Today I leave you with two richly evocative quotes from God After Metaphysics: A Theological Aesthetic by Greek Orthodox theologian John Panteleimon Manoussakis (previously excerpted here) accompanied by relevant paintings..
“How, or rather, what do I see when I see you? A body? Isn’t it the case that I see only you in your body? Are you totally exhaustible by your body? Then, what is a gesture? The tone of your voice? Posture? The same questions can be asked concerned painting. What makes this painting a Van Gogh and not a Rembrandt? What is the style? Is it in the painting without, however, being the painting. It is the unapparent, the aphanes, that somehow appears visible? For what is visible in a painting–the colors, the shapes, the strokes of the brush–is precisely not the style. It is never the eye (as a physiological organ) or the ear that sees and bears but ‘I’–this ‘I,’ however cannot be seen, heard, or touched. That is why it (the I) can see and hear and touch what is called here the unapparent. This is not to deny embodiment and the flesh–on the contrary. The ‘I’ does not float in the air, it is always embodied–incarnate–in my body (as style is in the painting), but it is not completely exhausted by the body understood as a physical, measurable, that is, objectified thing. What would dare to say the I is a thing? (That is, who else but Descartes, Leibniz, and Spinoza?).”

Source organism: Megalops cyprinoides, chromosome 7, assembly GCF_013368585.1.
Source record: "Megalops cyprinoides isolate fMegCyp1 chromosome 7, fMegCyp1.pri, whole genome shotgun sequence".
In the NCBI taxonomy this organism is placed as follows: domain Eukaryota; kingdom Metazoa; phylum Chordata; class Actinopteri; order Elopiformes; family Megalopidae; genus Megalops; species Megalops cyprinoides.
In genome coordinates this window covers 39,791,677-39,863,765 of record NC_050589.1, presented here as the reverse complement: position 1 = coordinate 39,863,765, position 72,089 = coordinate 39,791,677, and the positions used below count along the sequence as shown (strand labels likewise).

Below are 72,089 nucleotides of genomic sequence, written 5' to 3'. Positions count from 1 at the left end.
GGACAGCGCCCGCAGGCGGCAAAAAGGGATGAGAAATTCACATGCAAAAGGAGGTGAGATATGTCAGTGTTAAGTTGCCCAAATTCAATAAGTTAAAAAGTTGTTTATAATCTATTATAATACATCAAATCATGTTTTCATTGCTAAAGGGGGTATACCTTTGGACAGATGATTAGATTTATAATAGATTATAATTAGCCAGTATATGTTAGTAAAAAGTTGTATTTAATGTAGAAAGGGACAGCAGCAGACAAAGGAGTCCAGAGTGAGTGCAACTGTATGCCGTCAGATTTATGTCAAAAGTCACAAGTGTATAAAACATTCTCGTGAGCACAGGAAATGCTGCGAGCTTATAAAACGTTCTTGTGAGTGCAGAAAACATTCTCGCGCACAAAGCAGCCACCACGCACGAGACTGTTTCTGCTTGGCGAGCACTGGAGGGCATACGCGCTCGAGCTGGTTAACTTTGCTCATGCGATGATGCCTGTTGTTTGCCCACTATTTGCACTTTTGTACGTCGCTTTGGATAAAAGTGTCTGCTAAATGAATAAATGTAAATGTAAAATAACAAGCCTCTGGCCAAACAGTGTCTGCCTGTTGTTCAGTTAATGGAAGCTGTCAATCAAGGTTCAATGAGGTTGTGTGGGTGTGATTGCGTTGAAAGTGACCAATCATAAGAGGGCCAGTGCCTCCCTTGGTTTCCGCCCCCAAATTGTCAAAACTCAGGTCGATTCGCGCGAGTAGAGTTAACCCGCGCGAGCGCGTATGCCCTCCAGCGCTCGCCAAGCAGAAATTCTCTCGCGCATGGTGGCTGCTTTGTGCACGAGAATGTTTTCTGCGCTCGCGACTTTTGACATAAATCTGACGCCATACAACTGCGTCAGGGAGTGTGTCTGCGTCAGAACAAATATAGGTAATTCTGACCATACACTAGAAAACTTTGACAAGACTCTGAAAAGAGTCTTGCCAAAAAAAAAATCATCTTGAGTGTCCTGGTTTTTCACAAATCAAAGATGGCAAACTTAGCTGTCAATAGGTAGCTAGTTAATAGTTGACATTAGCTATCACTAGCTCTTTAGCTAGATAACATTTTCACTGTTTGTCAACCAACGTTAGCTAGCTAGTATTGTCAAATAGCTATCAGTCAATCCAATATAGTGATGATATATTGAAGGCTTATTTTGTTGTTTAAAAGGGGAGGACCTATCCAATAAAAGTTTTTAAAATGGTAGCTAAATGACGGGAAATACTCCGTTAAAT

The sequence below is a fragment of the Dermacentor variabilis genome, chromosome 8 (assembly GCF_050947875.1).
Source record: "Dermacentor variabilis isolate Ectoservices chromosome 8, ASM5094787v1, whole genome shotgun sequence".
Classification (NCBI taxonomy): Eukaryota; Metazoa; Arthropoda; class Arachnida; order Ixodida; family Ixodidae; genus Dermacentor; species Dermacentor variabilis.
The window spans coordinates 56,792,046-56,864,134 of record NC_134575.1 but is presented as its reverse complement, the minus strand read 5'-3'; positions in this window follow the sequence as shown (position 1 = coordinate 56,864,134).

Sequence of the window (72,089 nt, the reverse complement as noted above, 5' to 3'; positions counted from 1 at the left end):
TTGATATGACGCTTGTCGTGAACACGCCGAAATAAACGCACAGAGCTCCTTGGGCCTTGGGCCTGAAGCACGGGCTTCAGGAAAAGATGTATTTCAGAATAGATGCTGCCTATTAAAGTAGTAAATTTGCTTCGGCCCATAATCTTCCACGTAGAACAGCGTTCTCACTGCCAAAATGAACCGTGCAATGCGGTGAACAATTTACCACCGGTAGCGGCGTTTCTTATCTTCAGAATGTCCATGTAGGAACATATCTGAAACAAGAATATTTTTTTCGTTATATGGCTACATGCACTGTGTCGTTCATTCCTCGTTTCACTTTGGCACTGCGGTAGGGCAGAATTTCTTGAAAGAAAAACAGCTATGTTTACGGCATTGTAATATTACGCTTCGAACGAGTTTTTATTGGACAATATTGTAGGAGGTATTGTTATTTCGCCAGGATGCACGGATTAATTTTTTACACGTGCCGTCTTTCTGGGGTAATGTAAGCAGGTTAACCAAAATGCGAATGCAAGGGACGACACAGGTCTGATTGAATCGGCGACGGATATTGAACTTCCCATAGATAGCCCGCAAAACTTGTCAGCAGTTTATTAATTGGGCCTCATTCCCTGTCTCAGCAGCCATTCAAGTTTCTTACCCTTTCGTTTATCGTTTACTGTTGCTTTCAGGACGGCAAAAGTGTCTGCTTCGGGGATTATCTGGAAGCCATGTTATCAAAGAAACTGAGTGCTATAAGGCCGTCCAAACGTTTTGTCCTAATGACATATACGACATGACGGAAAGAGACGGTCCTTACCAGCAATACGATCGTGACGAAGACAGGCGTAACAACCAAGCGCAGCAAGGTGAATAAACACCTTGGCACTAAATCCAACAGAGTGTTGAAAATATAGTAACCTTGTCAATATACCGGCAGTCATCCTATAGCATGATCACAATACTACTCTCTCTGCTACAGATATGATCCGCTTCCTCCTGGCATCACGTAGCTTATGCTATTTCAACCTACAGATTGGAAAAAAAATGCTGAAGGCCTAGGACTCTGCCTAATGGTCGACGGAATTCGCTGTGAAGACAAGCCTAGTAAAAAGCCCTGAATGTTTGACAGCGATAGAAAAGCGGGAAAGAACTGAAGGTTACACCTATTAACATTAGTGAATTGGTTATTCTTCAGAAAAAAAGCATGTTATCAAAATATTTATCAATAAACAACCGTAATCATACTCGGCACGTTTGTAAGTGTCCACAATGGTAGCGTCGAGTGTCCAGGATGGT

“What Kierkegaard calls ‘eternity’s equality’ is not any different from what we mean by eschatology–for, indeed, this likeness, the iconic reflection of the divine in each and all of us, shines more fully at the eschaton, but it has always begun to glimmer in the now. It is this glimmer that the prosopic [person-in-relation] reduction should allow us to see–in other words, what Merold Westphal refers to in one of his essays as the ‘halo’ that we often see emanating from the faces in Van Gogh’s portraits. But in order to see it, we have to hold each person up, so to speak, to the light that shines from a future unknown and unseen, refusing thus to decide about the definite being and the definition of the persons on the grounds of who he or she is or has been. The truth of the other person does not lie in his or her past or present but in the eschaton.”
What I found most interesting is how the “halo” comes through differently in each of these monumental Van Gogh portraits of the same quotidian subject. But is there anything quotidian about the undesirables–the homeless, the undergraduates, and the lawyers–whom you meet in the streets? What’s more, can you bare to look at this aspect of your mailman’s face without averting your gaze?